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Marine Captain John Hudson (right) greets Navy Commander William Ecker, head of VFP-62, known as the “Fightin’ Photo,” at Florida’s Homestead Air Force Base before a press conference in December 1962. Behind them is an RF-8A Crusader, with a stenciled Fidel Castro and dead chickens to denote completed missions over Cuba. (Courtesy Cdr. Peter B. Mersky)

Due South of Key West

Flying fast and low over Castro’s Cuba.

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John I. Hudson was a 30-year old Marine captain when he flew the Vought RF-8A Crusader on eight photo-reconnaissance runs over Cuba from May 1962 to June 1963. He went on to fly the McDonnell F-4B on 308 combat missions in Vietnam, and retired in 1989 as a lieutenant general after 35 years in the Corps. Now a commissioner for the Arizona Power Authority in Yuma, Hudson spoke to Executive Editor Paul Hoversten about his role in the Cuban Missile Crisis.

Air & Space: What was a typical mission over Cuba like?

Hudson: There were a number of probable targets that had been located by the U-2, and [U.S. intelligence analysts] wanted to know what specifically was there. So we’d work out a route. You’re flying at 480 knots, which is eight miles a minute. You can’t navigate except by time, heading, and distance. We’d have anywhere between two and four targets on our route. So we’d take off from Key West in radio silence, on a specific heading for a point of ingress. Whether we hit that point or were 400 or 500 yards or so in either direction didn’t really matter. We’d look for some prominent feature that was supposed to be there, and if we were a little off, we’d correct from that and fly to our first target. We were literally feet off the water and the treetops. We’d go to our first target, maintaining speed at 480. We knew how many minutes it should take us to get to the target, and about 15 seconds before arriving, we’d pop up to 1,000 feet where we could see a little bit and have time to make a hard bank to get right over the target, flip our cameras to the max rate, and run over the target. Then it was cameras off, and back down to the trees, with a hard turn to the new target.

Our targets were generally five minutes or so apart. When we would pop up, maybe the target would be a couple hundred yards away. Then we would egress [the island] at that same low altitude. When we got over the water, we had a fighter CAP [combat air patrol] waiting for us. We would call “feet wet,” indicating we were over the water. After we got 10 or 12 miles out, we’d climb to 35,000 feet, then go to NAS Jacksonville, because that’s where the Navy photo lab was located.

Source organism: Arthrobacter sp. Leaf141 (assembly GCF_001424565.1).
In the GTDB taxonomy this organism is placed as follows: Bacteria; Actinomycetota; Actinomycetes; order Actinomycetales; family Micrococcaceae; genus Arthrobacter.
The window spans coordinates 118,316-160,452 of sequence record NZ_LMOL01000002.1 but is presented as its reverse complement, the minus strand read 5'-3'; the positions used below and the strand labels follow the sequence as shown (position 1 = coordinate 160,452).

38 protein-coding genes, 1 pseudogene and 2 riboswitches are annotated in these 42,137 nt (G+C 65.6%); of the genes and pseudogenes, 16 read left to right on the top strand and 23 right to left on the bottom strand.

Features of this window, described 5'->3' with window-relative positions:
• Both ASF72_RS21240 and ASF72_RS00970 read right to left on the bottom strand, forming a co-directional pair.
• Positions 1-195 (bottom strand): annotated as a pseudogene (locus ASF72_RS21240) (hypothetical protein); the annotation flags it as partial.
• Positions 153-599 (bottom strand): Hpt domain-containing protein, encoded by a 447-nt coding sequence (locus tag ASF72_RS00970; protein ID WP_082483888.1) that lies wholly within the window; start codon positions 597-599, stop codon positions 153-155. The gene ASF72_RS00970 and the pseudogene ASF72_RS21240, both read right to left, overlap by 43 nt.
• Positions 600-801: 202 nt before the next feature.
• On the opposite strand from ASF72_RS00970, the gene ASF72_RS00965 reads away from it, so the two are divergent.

How long would a mission last?

Close to an hour, from takeoff to landing. We’d spend about 12 to 15 minutes over the island, 20 at the very max. The target sites wouldn’t be more than at most a quarter-mile wide, so you’re over that site for just a couple of seconds.

You were looking specifically for Soviet missiles?

We were, and some of the sites we saw were SAM [surface-to-air missile] sites. But we didn’t know what kind of sites they were until we looked at the film, because at that speed and altitude, while you could see there was something in the jungle other than trees, you didn’t have any time to look at it. You were too darn busy. When we landed at Jacksonville, we’d be met by photo techs who had those camera bays open, had the film cans out, and were gone before we were even unstrapped and out of the plane.

Did you get fired on?

Yes, but not with missiles. We saw flak puffs in our rear-view mirrors, but we didn’t start taking fire until maybe the second or third flight. We flew the same targets, but we never flew the same ingress point or egress point. We never flew the same route. We would mix the targets up. There was no time to train radar on us, because we weren’t at 1,000 feet long enough. [The Cubans] were firing anti-aircraft guns and maybe small arms, but it all was behind us. We were kids having fun, and getting shot at was a big kick.

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